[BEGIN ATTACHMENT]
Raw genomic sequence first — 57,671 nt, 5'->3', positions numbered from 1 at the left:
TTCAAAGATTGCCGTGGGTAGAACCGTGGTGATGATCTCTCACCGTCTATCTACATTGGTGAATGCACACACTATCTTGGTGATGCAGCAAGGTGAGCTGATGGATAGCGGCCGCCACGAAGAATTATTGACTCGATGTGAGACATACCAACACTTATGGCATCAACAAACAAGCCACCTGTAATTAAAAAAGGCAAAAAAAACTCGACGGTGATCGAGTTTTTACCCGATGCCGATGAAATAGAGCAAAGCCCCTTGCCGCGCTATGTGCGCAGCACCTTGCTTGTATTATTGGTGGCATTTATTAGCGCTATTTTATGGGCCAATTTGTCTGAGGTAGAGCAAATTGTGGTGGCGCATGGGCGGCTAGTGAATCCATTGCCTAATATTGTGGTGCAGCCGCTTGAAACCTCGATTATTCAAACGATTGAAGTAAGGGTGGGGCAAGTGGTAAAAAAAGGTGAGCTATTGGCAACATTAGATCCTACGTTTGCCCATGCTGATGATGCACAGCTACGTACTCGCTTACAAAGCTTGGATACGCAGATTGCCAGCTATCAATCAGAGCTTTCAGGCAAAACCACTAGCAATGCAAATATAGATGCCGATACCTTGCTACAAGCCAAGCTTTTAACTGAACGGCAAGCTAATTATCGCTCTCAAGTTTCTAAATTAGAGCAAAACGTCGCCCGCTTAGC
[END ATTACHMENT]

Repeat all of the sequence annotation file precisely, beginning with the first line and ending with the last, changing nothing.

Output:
Raw genomic sequence first — 57,671 nt, 5'->3', positions numbered from 1 at the left:
TTCAAAGATTGCCGTGGGTAGAACCGTGGTGATGATCTCTCACCGTCTATCTACATTGGTGAATGCACACACTATCTTGGTGATGCAGCAAGGTGAGCTGATGGATAGCGGCCGCCACGAAGAATTATTGACTCGATGTGAGACATACCAACACTTATGGCATCAACAAACAAGCCACCTGTAATTAAAAAAGGCAAAAAAAACTCGACGGTGATCGAGTTTTTACCCGATGCCGATGAAATAGAGCAAAGCCCCTTGCCGCGCTATGTGCGCAGCACCTTGCTTGTATTATTGGTGGCATTTATTAGCGCTATTTTATGGGCCAATTTGTCTGAGGTAGAGCAAATTGTGGTGGCGCATGGGCGGCTAGTGAATCCATTGCCTAATATTGTGGTGCAGCCGCTTGAAACCTCGATTATTCAAACGATTGAAGTAAGGGTGGGGCAAGTGGTAAAAAAAGGTGAGCTATTGGCAACATTAGATCCTACGTTTGCCCATGCTGATGATGCACAGCTACGTACTCGCTTACAAAGCTTGGATACGCAGATTGCCAGCTATCAATCAGAGCTTTCAGGCAAAACCACTAGCAATGCAAATATAGATGCCGATACCTTGCTACAAGCCAAGCTTTTAACTGAACGGCAAGCTAATTATCGCTCTCAAGTTTCTAAATTAGAGCAAAACGTCGCCCGCTTAGC